HEE has expanded the number of GP trainee places over the last four years but has failed to recruit new doctors at the same rate, its chief executive Professor Ian Cumming said.
His comments – made to MPs earlier this year – were revealed in board papers published by HEE.
The gap between available places and demand has allowed desirable locations such as London and Kent to offer more places and lure trainees away from understaffed parts of the country in the north and east of England, he added.
Speaking at a Public Accounts Committee (PAC) meeting, Professor Cumming said that fill-rates for London have remained consistently close to 100% as those further north have dropped.
The problems mean some areas of England have been left struggling to fill even two thirds of their GP trainee posts.
GPonline revealed in December that areas such as the North East and East Midlands were being hit particularly hard by shortages.
By the end of three rounds of recruitment, the North East deanery filled just 62% of places, while the East Midlands filled 69%.
In contrast, the Thames Valley, South West, East of England and Kent, Surrey and Sussex deaneries filled 100% of places. London filled 99%.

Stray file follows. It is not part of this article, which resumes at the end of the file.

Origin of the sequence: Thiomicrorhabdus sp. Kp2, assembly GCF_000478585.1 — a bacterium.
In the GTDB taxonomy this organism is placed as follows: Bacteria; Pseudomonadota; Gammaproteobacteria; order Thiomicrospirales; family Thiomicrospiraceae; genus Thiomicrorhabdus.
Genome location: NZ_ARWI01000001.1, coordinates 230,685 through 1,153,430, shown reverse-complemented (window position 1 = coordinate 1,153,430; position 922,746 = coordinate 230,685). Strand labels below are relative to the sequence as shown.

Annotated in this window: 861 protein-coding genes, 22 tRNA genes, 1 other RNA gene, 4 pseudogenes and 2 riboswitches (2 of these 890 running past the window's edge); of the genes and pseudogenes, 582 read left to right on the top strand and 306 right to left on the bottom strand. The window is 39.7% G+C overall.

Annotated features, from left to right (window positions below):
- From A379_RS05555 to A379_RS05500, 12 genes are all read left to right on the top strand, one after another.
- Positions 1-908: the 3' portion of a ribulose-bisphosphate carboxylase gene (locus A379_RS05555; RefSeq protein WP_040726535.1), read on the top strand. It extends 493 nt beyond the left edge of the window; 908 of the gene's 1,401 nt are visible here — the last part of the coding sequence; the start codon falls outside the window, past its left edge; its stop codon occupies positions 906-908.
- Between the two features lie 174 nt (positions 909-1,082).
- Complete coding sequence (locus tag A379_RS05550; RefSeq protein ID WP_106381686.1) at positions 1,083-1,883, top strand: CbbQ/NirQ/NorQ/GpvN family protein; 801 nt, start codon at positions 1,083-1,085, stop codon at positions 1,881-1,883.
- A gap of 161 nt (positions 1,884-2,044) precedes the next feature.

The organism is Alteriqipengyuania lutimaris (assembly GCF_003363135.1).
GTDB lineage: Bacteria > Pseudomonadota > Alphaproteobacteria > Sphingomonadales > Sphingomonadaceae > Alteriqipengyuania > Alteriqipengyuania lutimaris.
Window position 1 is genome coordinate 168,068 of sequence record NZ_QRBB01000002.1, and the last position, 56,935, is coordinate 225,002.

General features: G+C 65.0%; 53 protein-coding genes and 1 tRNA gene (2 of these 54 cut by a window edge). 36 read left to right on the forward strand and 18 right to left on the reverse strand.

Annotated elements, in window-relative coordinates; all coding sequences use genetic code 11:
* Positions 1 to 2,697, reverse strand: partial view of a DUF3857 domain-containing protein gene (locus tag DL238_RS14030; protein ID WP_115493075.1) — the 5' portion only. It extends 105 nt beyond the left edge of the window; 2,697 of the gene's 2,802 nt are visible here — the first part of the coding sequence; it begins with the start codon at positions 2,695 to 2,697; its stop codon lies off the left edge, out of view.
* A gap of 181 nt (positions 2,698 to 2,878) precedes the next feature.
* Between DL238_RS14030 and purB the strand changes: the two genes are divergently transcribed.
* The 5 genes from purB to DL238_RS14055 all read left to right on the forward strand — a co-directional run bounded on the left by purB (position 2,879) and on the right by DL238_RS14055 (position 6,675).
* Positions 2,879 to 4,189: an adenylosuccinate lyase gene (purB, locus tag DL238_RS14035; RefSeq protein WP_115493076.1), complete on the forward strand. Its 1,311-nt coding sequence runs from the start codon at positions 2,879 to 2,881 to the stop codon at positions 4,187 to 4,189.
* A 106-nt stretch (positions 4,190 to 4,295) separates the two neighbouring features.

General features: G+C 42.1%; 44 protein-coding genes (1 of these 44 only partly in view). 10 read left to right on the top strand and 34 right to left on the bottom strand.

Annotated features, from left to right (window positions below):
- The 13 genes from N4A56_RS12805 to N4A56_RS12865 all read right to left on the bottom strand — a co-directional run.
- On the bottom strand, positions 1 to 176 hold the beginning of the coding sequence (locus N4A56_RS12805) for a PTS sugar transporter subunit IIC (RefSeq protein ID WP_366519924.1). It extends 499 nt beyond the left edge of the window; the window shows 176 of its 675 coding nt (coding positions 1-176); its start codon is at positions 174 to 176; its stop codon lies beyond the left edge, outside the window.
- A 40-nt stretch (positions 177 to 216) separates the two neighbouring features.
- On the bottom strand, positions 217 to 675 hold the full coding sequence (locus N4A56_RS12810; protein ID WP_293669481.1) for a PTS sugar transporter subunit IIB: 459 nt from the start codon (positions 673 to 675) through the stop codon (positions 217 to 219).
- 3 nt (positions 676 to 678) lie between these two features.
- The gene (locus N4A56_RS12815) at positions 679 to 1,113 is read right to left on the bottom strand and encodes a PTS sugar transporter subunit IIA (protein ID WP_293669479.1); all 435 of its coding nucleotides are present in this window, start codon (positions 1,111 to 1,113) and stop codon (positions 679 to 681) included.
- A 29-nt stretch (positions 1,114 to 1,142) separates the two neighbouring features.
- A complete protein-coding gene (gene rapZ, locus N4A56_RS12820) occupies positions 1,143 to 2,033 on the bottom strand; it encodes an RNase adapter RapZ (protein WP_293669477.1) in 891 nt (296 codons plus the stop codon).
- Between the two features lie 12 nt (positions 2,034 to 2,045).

The comments from Professor Cumming emerged as HEE and the RCGP celebrated GP recruitment figures for round one this year, which showed 148 more GP trainees were accepted into places than by the same time last year.
The GP National Recruitment Office (GPNRO) website, which advertises the remaining number of GP trainee places, suggests that 100% of London’s 458 places have already been filled. Thames Valley deanery is only advertising 10 places out of an original 126.
But the North East is still advertising for 100 places, over half (52%) of its original 192. East Midlands, North West, Yorkshire and West Midlands all have over 100 places remaining.
Professor Cumming said at the meeting: ‘On an annual basis, on average for the past five years, we have attracted 2,700 junior doctors into GP training. In each of the past four years, we have increased the number of GP training slots, but we have still attracted, on average, 2,000 junior doctors into GP training every year.
‘So the number of slots has grown, but the number of applicants has remained broadly consistent. However, what we’ve continued to see in that time period is every training slot in London being filled. In London, Kent, Surrey and Sussex, for example, we have got 100% fill of all our GP training slots, and because the number of slots has gone up, those people have had to come from somewhere else.
‘By and large, the further north and east you go, the numbers have therefore gone down as a percentage of fill-rate, because people have been attracted more towards London. So, in the case of GP training, London is very attractive.’